Temporary Orders could cover the issues of temporary custody, placement, support, maintenance, temporary use of personal property and/or bank accounts, temporary use of the marital residence, and temporary allocation of debts. While these orders are temporary and should have no bearing on the final outcome of your divorce, in reality, many courts continue temporary orders as permanent orders if they are appropriate in your case, especially orders regarding custody and placement of your children.


To request Temporary Orders, you must file an Order to Show Cause for Temporary Orders and an Affidavit for Temporary Orders. These documents compel your spouse’s appearance at a first or temporary hearing which is almost always scheduled before a court commissioner rather than a judge. This temporary hearing is usually scheduled within three to six weeks of the date you request a hearing depending on the County in which your case in pending.

Prior to the hearing, you and your spouse can negotiate terms of a Temporary Stipulation. These stipulated orders are done without the need for you to appear in Court and, when filed with the Court, carry the same legal protection as if you personally appeared in Court.


If you do not agree with the court commissioner’s Orders at this first or temporary hearing or any other hearing before a court commissioner, you may request a Hearing De Novo before the judge assigned to your case. A Hearing De Novo is a hearing where the judge hears the matter as if it had not been heard before and is not supposed to give any deference to the court commissioner’s decision. A Hearing De Novo must be scheduled promptly after the hearing before the court commissioner’s (7 – 15 days in most counties).


Because Wisconsin is a “no-fault” divorce state, one party’s infidelity is irrelevant in most cases. The court cannot consider this fact in dividing property, awarding maintenance, setting support or other financial matters. It can impact on custody and placement issues, however, if the significant other has a negative or harmful impact on the minor children.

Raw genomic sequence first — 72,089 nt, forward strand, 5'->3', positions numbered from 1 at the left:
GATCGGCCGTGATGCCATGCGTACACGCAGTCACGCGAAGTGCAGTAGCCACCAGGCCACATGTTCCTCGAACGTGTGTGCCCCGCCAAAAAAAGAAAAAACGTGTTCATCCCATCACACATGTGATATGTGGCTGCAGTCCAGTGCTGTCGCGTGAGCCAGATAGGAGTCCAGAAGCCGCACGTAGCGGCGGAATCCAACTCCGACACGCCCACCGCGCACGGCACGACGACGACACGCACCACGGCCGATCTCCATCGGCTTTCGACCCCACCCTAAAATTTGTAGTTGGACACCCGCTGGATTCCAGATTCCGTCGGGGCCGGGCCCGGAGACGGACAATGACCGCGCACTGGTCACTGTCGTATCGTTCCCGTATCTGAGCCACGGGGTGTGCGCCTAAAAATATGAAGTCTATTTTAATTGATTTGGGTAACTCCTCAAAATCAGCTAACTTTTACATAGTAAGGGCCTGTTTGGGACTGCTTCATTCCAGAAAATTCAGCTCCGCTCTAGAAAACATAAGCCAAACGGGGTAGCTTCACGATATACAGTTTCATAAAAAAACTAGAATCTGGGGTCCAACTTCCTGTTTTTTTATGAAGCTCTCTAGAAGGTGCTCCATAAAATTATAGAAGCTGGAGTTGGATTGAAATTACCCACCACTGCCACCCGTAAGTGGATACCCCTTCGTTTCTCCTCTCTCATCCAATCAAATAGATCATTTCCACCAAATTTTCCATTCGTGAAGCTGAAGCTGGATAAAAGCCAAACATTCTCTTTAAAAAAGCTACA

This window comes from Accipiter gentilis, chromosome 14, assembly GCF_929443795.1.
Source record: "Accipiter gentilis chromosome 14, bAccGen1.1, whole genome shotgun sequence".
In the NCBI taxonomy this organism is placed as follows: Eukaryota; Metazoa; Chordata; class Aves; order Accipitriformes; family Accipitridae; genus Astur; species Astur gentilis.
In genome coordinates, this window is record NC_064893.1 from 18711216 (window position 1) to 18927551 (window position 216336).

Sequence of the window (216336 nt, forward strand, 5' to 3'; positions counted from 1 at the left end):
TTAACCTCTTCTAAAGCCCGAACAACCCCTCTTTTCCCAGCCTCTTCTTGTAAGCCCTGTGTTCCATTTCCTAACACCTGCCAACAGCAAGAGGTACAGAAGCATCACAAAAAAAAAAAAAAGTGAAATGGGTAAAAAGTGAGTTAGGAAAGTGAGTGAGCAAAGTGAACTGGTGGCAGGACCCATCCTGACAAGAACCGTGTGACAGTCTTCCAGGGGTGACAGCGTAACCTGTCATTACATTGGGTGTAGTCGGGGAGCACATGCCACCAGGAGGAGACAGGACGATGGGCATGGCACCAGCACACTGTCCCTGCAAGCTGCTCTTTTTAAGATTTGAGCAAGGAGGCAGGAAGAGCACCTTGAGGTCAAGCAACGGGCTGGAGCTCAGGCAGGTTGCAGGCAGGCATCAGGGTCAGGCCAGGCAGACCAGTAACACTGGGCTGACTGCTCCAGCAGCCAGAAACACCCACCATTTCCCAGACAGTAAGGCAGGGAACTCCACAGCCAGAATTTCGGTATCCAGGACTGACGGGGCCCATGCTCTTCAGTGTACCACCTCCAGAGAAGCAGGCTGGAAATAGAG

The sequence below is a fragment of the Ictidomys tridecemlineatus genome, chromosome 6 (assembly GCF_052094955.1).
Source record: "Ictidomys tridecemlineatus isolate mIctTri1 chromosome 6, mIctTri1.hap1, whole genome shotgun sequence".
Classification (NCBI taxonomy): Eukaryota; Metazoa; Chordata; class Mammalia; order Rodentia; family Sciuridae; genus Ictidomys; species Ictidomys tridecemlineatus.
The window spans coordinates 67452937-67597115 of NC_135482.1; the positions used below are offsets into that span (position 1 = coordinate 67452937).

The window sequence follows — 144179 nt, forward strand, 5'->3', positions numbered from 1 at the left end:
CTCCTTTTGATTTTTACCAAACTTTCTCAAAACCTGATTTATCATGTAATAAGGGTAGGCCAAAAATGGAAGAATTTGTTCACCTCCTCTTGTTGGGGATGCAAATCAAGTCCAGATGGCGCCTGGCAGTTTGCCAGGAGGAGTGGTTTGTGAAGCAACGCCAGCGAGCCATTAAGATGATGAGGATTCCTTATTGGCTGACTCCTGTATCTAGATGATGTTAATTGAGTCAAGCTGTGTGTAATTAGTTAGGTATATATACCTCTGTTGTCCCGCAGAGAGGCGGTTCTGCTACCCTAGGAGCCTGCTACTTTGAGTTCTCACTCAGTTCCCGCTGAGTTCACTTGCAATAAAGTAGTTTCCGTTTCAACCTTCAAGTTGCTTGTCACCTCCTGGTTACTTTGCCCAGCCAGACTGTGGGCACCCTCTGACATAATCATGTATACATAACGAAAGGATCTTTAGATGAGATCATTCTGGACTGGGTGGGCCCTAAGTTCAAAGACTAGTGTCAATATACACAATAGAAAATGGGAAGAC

Please see our other FAQ’s for additional information on these issues. Your attorney at Nelson, Krueger & Millenbach, LLC will work with you throughout your case to provide educated and experienced guidance to assist you in making good legal decisions for yourself in your divorce action.


Your attorney at Nelson, Krueger & Millenbach, LLC will suggest options to the successful resolution of the issues in your divorce without the need for a court trial. For example, settlement negotiations at a parties-and-counsel meeting, mediation and arbitration are all alternative measures that are common in divorce cases to help resolve conflicts.

Although most cases are resolved without the need for a trial, at Nelson, Krueger & Millenbach, LLC, our experience litigating cases provides our clients the best possible legal representation. We will make every effort to minimize the emotional and financial cost of a trial, yet we are prepared to litigate your case in court if a settlement cannot be reached.